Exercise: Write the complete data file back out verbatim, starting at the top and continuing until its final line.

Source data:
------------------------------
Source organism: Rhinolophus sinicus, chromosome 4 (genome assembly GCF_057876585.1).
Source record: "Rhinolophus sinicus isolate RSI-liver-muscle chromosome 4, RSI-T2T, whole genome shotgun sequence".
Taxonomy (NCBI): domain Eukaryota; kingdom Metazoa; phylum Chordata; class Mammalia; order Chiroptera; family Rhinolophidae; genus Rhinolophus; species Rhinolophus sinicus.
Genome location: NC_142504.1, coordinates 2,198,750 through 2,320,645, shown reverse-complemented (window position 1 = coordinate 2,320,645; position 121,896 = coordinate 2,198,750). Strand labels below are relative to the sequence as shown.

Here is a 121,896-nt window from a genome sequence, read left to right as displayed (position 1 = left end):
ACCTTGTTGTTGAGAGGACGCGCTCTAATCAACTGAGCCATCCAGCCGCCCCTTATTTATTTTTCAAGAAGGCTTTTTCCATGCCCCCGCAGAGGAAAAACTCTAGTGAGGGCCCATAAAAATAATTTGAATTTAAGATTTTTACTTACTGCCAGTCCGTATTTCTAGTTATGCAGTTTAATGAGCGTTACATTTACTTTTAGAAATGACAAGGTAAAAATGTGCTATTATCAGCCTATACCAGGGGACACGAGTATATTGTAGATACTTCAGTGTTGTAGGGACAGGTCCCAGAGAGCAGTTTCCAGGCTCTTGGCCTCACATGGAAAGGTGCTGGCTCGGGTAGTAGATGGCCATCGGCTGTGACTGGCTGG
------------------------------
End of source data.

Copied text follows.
Source organism: Rhinolophus sinicus, chromosome 4 (genome assembly GCF_057876585.1).
Source record: "Rhinolophus sinicus isolate RSI-liver-muscle chromosome 4, RSI-T2T, whole genome shotgun sequence".
Taxonomy (NCBI): domain Eukaryota; kingdom Metazoa; phylum Chordata; class Mammalia; order Chiroptera; family Rhinolophidae; genus Rhinolophus; species Rhinolophus sinicus.
Genome location: NC_142504.1, coordinates 2,198,750 through 2,320,645, shown reverse-complemented (window position 1 = coordinate 2,320,645; position 121,896 = coordinate 2,198,750). Strand labels below are relative to the sequence as shown.

Here is a 121,896-nt window from a genome sequence, read left to right as displayed (position 1 = left end):
ACCTTGTTGTTGAGAGGACGCGCTCTAATCAACTGAGCCATCCAGCCGCCCCTTATTTATTTTTCAAGAAGGCTTTTTCCATGCCCCCGCAGAGGAAAAACTCTAGTGAGGGCCCATAAAAATAATTTGAATTTAAGATTTTTACTTACTGCCAGTCCGTATTTCTAGTTATGCAGTTTAATGAGCGTTACATTTACTTTTAGAAATGACAAGGTAAAAATGTGCTATTATCAGCCTATACCAGGGGACACGAGTATATTGTAGATACTTCAGTGTTGTAGGGACAGGTCCCAGAGAGCAGTTTCCAGGCTCTTGGCCTCACATGGAAAGGTGCTGGCTCGGGTAGTAGATGGCCATCGGCTGTGACTGGCTGG